documentary

Soundtrack review: Tale of the forest (Metsan tarina) (Panu Aaltio – 2012)

forest
“Tale of the forest” is a beautiful orchestral score which can work for any mood a listener might have. You don’t have to have a certain state of mind in order to enjoy it.

“Tale of the forest” (“Metsan tarina” in Finnish) is a 2012 documentary that unveils the primeval forests of Northern Finland, some of Europe’s sole remaining, old-growth forests. I like nature documentaries and I especially like their sound. Ambient music is probably my favorite genre and there’s rarely a more fertile ground for it than one such documentary. And when the score is written by Panu Aaltio the expectations are even higher. I love his music ever since I first heard “The house of dark butterflies”.

Besides ambient music I am also a big fan or Nordic composers. The Finnish, Icelandic or Norwegian school of film music has a certain sound, a little darker and a little heavier than most, a sound that appeals to me more than others. I like the quietness and, sometimes, even the void that sound creates. I was expecting a winter score but I shouldn’t have been, right? What tales can you tell of forests in winter… you need the joy of spring, the blossoming on flowers, the awakening of nature and the playfulness of the creatures that populate the forest. I need to forget the bloom and join the notes in a wonderful celebration of life. Panu Aaltio wrote a beautiful score which has no shadows other than the comforting ones the trees make.

As I listen to this score I try and associate the various instruments with elements from nature. For me the flute sounds play the chirping or baby birds or the soft growls of baby animals. Every time a flute motif comes along I imagine a new life. When the piano rushes in I get the image of a spring flowing rapidly, quenching the thirst of countless animals down the river. The strings are the wind of the evening changing the external conditions.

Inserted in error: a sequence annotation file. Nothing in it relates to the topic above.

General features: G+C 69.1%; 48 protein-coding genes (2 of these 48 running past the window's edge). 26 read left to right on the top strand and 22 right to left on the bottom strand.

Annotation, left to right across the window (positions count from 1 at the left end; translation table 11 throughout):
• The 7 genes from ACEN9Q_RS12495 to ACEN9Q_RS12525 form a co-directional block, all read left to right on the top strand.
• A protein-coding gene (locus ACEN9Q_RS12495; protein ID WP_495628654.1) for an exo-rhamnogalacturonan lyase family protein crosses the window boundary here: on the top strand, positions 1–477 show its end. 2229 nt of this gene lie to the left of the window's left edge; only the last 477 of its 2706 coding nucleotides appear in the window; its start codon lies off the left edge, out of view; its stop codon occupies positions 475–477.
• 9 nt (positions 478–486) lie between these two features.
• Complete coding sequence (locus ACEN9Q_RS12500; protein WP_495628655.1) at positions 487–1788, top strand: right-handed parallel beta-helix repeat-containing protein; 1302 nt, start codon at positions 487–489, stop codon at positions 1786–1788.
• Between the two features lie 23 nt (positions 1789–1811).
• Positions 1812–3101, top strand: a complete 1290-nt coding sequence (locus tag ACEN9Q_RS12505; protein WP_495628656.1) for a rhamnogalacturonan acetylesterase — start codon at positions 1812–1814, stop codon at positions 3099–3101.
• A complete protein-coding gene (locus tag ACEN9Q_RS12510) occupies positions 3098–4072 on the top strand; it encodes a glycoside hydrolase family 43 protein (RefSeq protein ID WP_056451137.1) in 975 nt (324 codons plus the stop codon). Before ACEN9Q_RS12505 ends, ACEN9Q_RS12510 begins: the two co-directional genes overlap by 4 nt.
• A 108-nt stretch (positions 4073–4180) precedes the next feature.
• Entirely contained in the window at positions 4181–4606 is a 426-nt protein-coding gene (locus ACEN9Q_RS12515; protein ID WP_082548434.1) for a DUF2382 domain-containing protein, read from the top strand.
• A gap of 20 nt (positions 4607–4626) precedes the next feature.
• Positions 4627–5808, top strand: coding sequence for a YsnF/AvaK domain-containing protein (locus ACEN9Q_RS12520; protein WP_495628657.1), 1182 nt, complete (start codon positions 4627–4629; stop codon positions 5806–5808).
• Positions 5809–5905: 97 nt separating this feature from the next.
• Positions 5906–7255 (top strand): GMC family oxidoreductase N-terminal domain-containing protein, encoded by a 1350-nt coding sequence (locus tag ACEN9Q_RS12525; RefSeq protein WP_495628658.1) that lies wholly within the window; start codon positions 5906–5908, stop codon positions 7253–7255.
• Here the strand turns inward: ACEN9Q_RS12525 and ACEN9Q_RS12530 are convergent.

“Tale of the forest” is a beautiful orchestral score which can work for any mood a listener might have. You don’t have to have a certain state of mind in order to enjoy it. This is the kind of universal music that appeals to everything and everyone. Panu Aaltio speaks in a language that nobody will have trouble relating to. There’s enough variety in here to satisfy everyone. It left me two conflicting desires: one to be in nature and the other to be in a concert hall, preferably exactly when this score was recorded.

Cue rating: 90 / 100

Total minutes of excellence: 25 / 51

Album excellence: 48%

Highlights:

The Tale of a Forest

The Little Ones

A Midsummer Treasure

Days Gone By

Ant Kingdom

Love, Care and Respect

The World Tree

Forsaken

A Forest Adventure

About the author

Mihnea Manduteanu

I have been listening to film music for 25 years and writing about it since 2014. I've written over 1000 reviews and I can't imagine myself doing anything else. I am also a member of IFMCA (International Film Music Critics Association).

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